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"The Swimmers" reviewed by Dan Webster

In August 2015, with Syria’s civil war becoming ever more threatening, Ezzat and Mervat Mardini faced a dilemma: Should they keep their family together, or let the two oldest daughters, Sarah and Yusra, attempt to find a way to get into Germany?

Since Yusra was younger than 18, there was a chance that, once there, she could apply to have her parents and younger sister emigrate as well. But the trek from Syria to Germany isn’t just difficult, it’s rife with danger.

Imagine being parents forced to make that decision. Yet the sad fact is that parents all over the world are right now in the same situation: Remain in place and chance increasing privation – and maybe worse – or let the most determined members of your family try for a better life?

That’s the situation the Mardinis faced, and it’s the story that director and co-screenwriter Sally El Hosami tells in her Neflix movie “The Swimmers,” with Ali Suliman and Kinda Alloush cast respectively as the parents and real-life sisters Manal and Nathalie Issa cast, respectively, as Sarah and Yusra.

None of the Mardinis wanted to leave their native country. Ezzat was a former champion swimmer. And as the coach of Sarah and Yusra, he had trained them well. Yusra in particular harbored Olympic hopes.

But the war was threatening, and reluctantly Ezzat gave permission for the girls to go. Which was only the beginning of their inspiring story.

If you watched any of the swimming competition at the 2016 Rio Olympic Games, you may already know what happened. Yusra, the younger of the two girls, ended up competing and actually having some success – though El Hosami’s movie flirts a bit with that part of what actually transpired.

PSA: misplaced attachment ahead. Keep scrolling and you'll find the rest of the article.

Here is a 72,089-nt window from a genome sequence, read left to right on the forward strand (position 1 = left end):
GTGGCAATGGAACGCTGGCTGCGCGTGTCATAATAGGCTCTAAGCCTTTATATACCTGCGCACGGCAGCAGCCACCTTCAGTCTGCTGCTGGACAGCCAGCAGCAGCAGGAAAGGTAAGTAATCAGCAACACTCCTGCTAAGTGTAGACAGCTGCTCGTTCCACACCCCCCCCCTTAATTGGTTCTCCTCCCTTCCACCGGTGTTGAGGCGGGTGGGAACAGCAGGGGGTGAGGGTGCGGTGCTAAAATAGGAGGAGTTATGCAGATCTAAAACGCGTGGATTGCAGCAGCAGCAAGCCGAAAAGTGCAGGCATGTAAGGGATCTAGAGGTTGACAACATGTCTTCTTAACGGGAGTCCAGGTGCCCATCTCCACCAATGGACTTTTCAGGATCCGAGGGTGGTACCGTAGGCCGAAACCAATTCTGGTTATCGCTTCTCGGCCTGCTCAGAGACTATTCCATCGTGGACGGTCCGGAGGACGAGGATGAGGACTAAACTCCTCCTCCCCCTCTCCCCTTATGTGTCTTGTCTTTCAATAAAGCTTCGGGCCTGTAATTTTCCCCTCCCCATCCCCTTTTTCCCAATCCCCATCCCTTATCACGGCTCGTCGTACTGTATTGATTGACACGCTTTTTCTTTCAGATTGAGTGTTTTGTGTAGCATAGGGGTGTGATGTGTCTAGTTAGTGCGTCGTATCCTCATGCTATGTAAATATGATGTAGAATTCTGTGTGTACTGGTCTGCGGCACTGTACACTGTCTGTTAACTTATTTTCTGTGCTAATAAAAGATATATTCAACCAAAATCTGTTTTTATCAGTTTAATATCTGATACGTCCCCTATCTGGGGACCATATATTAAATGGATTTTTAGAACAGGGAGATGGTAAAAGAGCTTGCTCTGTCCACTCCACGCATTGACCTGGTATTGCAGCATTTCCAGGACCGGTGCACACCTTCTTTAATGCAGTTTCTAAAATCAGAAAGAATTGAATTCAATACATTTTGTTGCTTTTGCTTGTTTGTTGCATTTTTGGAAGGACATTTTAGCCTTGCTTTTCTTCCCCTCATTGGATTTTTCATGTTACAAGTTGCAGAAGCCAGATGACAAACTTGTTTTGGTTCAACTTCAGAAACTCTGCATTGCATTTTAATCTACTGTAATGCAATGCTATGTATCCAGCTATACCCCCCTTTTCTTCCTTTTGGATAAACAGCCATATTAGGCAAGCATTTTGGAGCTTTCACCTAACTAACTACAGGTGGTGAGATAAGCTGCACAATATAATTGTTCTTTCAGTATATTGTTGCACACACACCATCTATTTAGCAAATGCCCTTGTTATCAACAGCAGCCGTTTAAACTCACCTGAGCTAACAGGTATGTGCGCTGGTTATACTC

But no matter, it’s what led up to the Games that’s most interesting anyway. For not only the do the girls have to convince their father that they should go – no small feat – they have to discover how to do it. Funded by money that Ezzat had borrowed, and accompanied by a male cousin, Nizar (played by Ahmed Malek), they fly to Istanbul. Once there, their plan is to somehow find someone who can smuggle them into Europe.

Like thousands of refugees before them, they are taken advantage of, and the three – against all good sense – find themselves sharing space with a dozen other refugees on a rubber raft powered by a cranky outboard engine, heading into the rough waters of the Aegean Sea.

Their destination: the Greek island of Lesbos, where they hope to make even more connections that will get them to the German city of Hanover, where they have friends. Trouble is, only a short time after heading out, the raft’s engine quits – and Sarah and Yusra end up jumping into the water and swimming alongside the raft for hours until they finally reach shore.

Yet even that’s only part of the story – even if it is what would later attract attention from journalists. The sisters still had to get through Greece, avoid the Serbian police, fight off sexual assault, climb a fence topped with razor wire in Hungary, not to mention getting taken advantage of yet again.

And even when they do eventually arrive in Berlin, German protocol prevents them from proceeding on to Hanover. Living in refugee housing, they still have to struggle, not just against German bureaucracy in an effort to help the family they left behind but also to find a way to train so that Yusra can achieve her Olympic dream – which she does, eventually, through the kindness of a friendly German coach, Sven (played by Matthias Schweighöfer).

As should be obvious, “The Swimmers” does have a happy ending, which makes it appropriate for holiday viewing. Yet it’s no simple Hallmark Channel feel-good exercise. The acting, particularly of the Issa sisters, makes everything seem real: The sense of love that they convey, portrayed amid their occasional bouts of sibling resentment and rivalry, grounds everything.

No, the real Yusra didn’t win gold in Rio. Not even close. But through the talents of El Hosami, and the Issa sisters, “The Swimmers” makes it feel as if she might have. Or, in the end, achieved something even better: a future.

For Spokane Public Radio, I’m Dan Webster.
Besides being a film critic for Spokane Public Radio, “Movies 101” host Dan Webster writes the Movies & More blog for